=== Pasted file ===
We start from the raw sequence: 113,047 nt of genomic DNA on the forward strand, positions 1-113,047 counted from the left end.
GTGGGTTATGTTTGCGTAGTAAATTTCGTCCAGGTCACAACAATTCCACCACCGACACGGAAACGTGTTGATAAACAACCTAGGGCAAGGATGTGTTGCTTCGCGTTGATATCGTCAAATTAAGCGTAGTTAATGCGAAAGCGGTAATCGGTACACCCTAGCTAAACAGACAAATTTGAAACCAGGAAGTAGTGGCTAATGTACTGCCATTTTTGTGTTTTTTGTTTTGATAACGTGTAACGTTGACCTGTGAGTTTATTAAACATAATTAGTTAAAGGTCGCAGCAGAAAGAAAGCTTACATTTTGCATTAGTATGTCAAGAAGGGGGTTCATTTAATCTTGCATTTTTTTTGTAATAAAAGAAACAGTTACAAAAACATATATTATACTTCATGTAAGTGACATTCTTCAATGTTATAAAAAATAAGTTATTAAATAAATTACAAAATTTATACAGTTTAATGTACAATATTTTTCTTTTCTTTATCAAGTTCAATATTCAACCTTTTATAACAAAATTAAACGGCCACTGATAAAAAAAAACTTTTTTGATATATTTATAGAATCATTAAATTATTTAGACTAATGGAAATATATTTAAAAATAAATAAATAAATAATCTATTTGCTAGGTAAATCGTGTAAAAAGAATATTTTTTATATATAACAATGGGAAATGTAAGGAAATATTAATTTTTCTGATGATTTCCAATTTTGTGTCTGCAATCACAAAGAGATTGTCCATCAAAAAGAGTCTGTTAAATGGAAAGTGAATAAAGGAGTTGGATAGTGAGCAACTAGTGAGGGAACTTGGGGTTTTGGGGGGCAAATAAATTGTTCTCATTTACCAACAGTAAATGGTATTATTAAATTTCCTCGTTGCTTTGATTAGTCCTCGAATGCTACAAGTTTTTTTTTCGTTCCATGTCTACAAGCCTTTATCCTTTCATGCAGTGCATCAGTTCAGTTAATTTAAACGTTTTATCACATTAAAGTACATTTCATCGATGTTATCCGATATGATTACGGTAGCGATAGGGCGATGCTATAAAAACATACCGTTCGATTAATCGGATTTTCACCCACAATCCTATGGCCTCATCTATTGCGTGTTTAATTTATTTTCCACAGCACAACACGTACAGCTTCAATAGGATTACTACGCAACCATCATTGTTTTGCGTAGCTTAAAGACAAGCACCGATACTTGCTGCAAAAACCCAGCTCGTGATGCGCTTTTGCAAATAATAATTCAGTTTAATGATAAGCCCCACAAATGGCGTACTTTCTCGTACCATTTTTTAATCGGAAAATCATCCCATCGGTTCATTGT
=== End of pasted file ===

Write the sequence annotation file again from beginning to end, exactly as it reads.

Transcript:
We start from the raw sequence: 113,047 nt of genomic DNA on the forward strand, positions 1-113,047 counted from the left end.
GTGGGTTATGTTTGCGTAGTAAATTTCGTCCAGGTCACAACAATTCCACCACCGACACGGAAACGTGTTGATAAACAACCTAGGGCAAGGATGTGTTGCTTCGCGTTGATATCGTCAAATTAAGCGTAGTTAATGCGAAAGCGGTAATCGGTACACCCTAGCTAAACAGACAAATTTGAAACCAGGAAGTAGTGGCTAATGTACTGCCATTTTTGTGTTTTTTGTTTTGATAACGTGTAACGTTGACCTGTGAGTTTATTAAACATAATTAGTTAAAGGTCGCAGCAGAAAGAAAGCTTACATTTTGCATTAGTATGTCAAGAAGGGGGTTCATTTAATCTTGCATTTTTTTTGTAATAAAAGAAACAGTTACAAAAACATATATTATACTTCATGTAAGTGACATTCTTCAATGTTATAAAAAATAAGTTATTAAATAAATTACAAAATTTATACAGTTTAATGTACAATATTTTTCTTTTCTTTATCAAGTTCAATATTCAACCTTTTATAACAAAATTAAACGGCCACTGATAAAAAAAAACTTTTTTGATATATTTATAGAATCATTAAATTATTTAGACTAATGGAAATATATTTAAAAATAAATAAATAAATAATCTATTTGCTAGGTAAATCGTGTAAAAAGAATATTTTTTATATATAACAATGGGAAATGTAAGGAAATATTAATTTTTCTGATGATTTCCAATTTTGTGTCTGCAATCACAAAGAGATTGTCCATCAAAAAGAGTCTGTTAAATGGAAAGTGAATAAAGGAGTTGGATAGTGAGCAACTAGTGAGGGAACTTGGGGTTTTGGGGGGCAAATAAATTGTTCTCATTTACCAACAGTAAATGGTATTATTAAATTTCCTCGTTGCTTTGATTAGTCCTCGAATGCTACAAGTTTTTTTTTCGTTCCATGTCTACAAGCCTTTATCCTTTCATGCAGTGCATCAGTTCAGTTAATTTAAACGTTTTATCACATTAAAGTACATTTCATCGATGTTATCCGATATGATTACGGTAGCGATAGGGCGATGCTATAAAAACATACCGTTCGATTAATCGGATTTTCACCCACAATCCTATGGCCTCATCTATTGCGTGTTTAATTTATTTTCCACAGCACAACACGTACAGCTTCAATAGGATTACTACGCAACCATCATTGTTTTGCGTAGCTTAAAGACAAGCACCGATACTTGCTGCAAAAACCCAGCTCGTGATGCGCTTTTGCAAATAATAATTCAGTTTAATGATAAGCCCCACAAATGGCGTACTTTCTCGTACCATTTTTTAATCGGAAAATCATCCCATCGGTTCATTGT